Saturday, August 2, 2014

1968 YAMAHA AS1-C- Project


The first of the real giant killers

Introduced in 1968, the Yamaha YAS1 defies all motorcycle logic, even by today’s standards of miniaturization. As a development of the previous Yamaha roadster twin designs, the vertically split, twin-cylinder engine is compact and powerful, this in turn is wrapped in an equally diminutive frame that does its best to hold the wheels inline and weighs next to nothing in the bargain. Once on the move and buzzing away in its sharp power band however, the truth emerges, the 125cc two-stroke is more than a match for machinery several times the capacity.  The main differences between the AS1 and the AS1-C are the high exhaust pipes, slightly raised front fender, the braced handlebar, and that the forks are covered with boots instead of the metal covers.

For the day, the AS1 featured some advanced design work, worm ports for example, Yamaha’s way of describing the way the transfers meander their way up the side of the barrel, fed the domed compression chambers before the gasses escaped into semi expansion chamber type, chrome exhausts. This returned an impressive level of performance that when compared to the established 125cc machines of the day went more like a 250cc one.

For such a small machine and engine, the AS1 is incredibly tough, able to handle most tasks with comparative ease and with few failings. Even the dreaded top end seize would be few and far between thanks to the efficient Yamaha auto lube system that, providing it is maintained and kept supplied with oil will look after the reciprocating parts nicely.

Yamaha did produce a full race kit for this and the AS3 engine, enabling it to be turned into a very effective race machine. So effective that examples of them, albeit very highly developed and by then water cooled, actually won two world titles in 1973/74 ridden and largely created by of the late Kent Andersson. This makes the tiny 125 Yamaha the only road based machine to actually take a world title, let alone win a GP.

Unfortunately we didn't get around to taking any photos before we started tearing this puppy down, but it is a mostly complete bike and doesn't appear to have any major issues. She will be getting a fresh engine rebuild, carb overhaul, fresh paint, fresh tires and rubber throughout. We don't want to stray too far from stock on this one.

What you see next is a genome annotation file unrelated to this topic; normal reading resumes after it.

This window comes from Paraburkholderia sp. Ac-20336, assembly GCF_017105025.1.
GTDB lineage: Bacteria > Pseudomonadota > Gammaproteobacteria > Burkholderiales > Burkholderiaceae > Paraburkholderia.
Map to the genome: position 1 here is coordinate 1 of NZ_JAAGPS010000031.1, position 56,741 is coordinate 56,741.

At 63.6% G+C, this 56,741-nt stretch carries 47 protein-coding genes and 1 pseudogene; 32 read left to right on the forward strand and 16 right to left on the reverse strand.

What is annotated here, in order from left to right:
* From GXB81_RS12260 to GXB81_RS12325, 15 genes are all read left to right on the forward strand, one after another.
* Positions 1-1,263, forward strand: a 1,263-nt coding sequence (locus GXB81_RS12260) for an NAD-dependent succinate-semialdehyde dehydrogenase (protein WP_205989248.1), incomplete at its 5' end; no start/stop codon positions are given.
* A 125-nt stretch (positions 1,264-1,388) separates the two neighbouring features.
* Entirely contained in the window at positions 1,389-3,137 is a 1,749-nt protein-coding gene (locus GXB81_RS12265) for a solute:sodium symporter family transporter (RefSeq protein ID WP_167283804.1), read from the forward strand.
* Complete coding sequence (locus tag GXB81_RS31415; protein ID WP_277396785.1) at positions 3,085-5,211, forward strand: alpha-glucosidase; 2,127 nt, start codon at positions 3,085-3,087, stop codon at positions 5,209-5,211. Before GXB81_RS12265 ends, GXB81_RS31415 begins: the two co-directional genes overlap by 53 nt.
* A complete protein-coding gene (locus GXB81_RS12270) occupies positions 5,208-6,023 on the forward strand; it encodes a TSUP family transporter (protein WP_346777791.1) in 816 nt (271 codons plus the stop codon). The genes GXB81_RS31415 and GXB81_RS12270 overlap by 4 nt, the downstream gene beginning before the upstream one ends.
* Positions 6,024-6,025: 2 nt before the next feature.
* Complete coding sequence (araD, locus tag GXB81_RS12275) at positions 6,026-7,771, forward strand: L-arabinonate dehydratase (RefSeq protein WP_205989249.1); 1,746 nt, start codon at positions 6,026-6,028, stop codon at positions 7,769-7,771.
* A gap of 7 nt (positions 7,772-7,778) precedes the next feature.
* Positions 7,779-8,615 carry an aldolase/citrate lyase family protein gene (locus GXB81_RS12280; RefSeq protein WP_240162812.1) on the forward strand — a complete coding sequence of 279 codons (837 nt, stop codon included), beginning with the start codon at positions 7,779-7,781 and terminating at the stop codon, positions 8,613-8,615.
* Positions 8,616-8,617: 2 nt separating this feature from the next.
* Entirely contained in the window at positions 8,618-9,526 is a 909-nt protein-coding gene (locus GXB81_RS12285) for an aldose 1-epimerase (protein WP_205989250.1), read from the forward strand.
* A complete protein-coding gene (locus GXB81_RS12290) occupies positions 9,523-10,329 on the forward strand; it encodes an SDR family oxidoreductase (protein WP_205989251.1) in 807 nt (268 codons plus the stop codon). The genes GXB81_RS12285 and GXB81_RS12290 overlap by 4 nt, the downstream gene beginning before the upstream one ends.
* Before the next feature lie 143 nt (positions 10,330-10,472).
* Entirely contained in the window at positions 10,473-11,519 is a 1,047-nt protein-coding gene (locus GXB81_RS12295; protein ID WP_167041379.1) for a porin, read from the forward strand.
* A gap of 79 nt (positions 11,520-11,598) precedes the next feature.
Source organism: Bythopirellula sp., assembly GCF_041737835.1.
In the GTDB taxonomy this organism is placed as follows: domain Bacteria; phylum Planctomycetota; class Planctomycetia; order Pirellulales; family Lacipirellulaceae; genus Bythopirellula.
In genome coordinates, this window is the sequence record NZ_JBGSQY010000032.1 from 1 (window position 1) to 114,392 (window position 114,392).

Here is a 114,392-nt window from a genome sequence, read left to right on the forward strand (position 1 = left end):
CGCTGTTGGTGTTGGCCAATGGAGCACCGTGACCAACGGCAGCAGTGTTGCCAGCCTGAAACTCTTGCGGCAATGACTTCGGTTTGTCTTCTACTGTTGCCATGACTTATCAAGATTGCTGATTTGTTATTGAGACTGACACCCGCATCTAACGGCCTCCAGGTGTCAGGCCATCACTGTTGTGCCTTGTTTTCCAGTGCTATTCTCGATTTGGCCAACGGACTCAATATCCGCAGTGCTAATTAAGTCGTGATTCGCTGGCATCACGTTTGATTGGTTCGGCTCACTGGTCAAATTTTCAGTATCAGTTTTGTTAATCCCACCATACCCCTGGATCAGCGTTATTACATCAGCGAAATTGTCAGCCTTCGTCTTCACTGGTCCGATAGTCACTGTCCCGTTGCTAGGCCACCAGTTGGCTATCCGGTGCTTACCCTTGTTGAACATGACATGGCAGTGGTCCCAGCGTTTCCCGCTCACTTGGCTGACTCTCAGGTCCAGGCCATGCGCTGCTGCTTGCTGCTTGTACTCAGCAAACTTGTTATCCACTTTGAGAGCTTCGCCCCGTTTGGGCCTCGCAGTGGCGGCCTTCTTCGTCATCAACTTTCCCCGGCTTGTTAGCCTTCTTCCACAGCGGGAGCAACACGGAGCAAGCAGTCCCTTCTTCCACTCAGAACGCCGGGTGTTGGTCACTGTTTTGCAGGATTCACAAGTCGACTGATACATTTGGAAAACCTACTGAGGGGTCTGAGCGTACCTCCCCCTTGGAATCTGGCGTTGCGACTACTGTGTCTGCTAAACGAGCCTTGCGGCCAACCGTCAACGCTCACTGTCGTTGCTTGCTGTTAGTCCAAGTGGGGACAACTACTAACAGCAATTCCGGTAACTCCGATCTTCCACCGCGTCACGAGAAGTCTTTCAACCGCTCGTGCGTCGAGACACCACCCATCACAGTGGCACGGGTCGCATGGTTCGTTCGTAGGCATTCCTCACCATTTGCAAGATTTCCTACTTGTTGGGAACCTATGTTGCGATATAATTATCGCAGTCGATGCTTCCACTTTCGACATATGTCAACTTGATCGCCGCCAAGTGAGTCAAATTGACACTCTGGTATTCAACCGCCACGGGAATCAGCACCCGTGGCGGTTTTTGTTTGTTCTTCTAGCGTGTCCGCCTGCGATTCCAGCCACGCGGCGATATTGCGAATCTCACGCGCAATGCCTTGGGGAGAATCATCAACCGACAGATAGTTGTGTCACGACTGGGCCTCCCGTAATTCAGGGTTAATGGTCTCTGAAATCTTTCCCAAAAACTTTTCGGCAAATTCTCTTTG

**Update Aug 30th 2014**

Got everything back from the powder coater yesterday. Once we get the parts back from the vapor blasters we can paint the tank and other bits and start to reassemble!

** Update Sep 19th 2014**

 All the parts are cleaned, engine is ready to finish reassembly including a fresh set of pistons.

 Carbs are rebuilt

Heads are polished, cylinders are honed and painted

Seat is upholstered, exhausts are polished, shields are painted, tank is ready for paint

Wheels are polished and trued, new bearings pressed in 

**Update Oct 14th 2014**

The tank, side covers, and oil tank have been painted. The motor has been reassembled and seated in the frame.  Wiring is completed and ignition timing has been set.

**Update Nov 7th 2014**

Tires are mounted and balanced, got all our new NOS badges, covers, and emblems in place. Also installed new bars, grips, levers, turn signals, and the control switch. I love the fact that this thing is so light, you can pick it up and move it around yourself!

**Update Nov 11th 2014**

Almost complete, installed the exhausts, fresh brake pads, installed and routed all the cables. We are still waiting on a few bits before the first start.

**Update Nov 30th**
Initial start was a success, we will need to adjust the carbs but will be finishing her up soon and posting final photos!


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